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CJEU Rules on Taxation of Life Assurance Premiums

Ireland
22 May 2013

The Court of Justice of the European Union (CJEU) has held that Article 50 of the Consolidated Life Directive (2002/83/EC) permits a Member State to apply indirect taxes on life assurance premiums where the individual is habitually resident in that Member State at the time when the insurance premium is paid. Taxand Ireland discusses the case which led to this ruling.

A Dutch insurer issued a life assurance policy to policyholders who were resident in the Netherlands at the time that the policy was issued. Subsequently, those policyholders moved to Belgium. The Dutch insurer had no establishment in Belgium. A dispute arose between the Dutch insurer and the Belgian tax authorities as to whether those life assurance contracts were subject to a Belgian annual insurance tax for premiums paid after the policyholders moved their "habitual residence" to Belgium.

The Dutch insurer argued that it would be liable to the Belgian insurance tax only if the policyholders were habitually resident in Belgium at the time when the life policy was initially issued (ie a 'static' interpretation). The Belgian tax authorities however took the view that the determining factor is the policyholders' habitual residence at the time when the insurance premium is paid (ie a 'dynamic' interpretation).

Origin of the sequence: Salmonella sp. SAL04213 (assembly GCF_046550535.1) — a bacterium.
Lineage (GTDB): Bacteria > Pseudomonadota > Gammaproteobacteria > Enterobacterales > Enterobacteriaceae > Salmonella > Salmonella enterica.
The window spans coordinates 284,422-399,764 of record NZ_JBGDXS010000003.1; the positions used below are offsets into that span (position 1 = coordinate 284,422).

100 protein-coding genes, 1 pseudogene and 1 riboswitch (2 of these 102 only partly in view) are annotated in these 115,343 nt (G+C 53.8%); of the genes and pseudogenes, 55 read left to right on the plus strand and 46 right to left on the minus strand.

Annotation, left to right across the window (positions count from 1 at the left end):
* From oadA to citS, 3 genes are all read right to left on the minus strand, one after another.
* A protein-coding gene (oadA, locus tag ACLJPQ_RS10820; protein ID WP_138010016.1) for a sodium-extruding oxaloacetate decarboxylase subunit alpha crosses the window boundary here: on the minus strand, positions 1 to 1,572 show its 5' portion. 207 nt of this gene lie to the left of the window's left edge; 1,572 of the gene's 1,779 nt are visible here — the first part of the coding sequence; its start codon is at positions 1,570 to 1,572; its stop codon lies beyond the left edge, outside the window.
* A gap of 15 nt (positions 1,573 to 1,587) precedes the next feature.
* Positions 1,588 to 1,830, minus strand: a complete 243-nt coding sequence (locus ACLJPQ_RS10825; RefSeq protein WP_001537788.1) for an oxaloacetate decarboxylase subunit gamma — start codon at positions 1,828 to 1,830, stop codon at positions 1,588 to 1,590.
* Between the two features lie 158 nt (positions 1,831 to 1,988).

The Court concluded that a 'dynamic' interpretation of Article 50(1) enables the objectives of preventing double taxation and distortions of competition to be better achieved. Furthermore, the Court found that the 'dynamic' interpretation is compatible with the Consolidated Life Directive's general objective relating to the completion of the internal market in direct life assurance, in particular from the point of view of the freedom to provide services.

Discover more: European Court rules on the tax application of life assurance premiums
 


Your Taxand contact for further queries is:
Martin Phelan
T. +353 1 639 5139
E. martin.phelan@williamfry.ie

Taxand's Take


This ruling is significant for life (and possibly non-life) insurers as it is likely to increase the administrative burden as they will have to monitor the changes in the habitual residence within the European Union of a policyholder for the term of their policy. Additionally insurers will have to keep up-to-date on insurance premium taxation arrangements in each of the Member States where its policyholders are habitually resident.

Taxand's Take Author

Martin Phelan
Taxand Board member
Ireland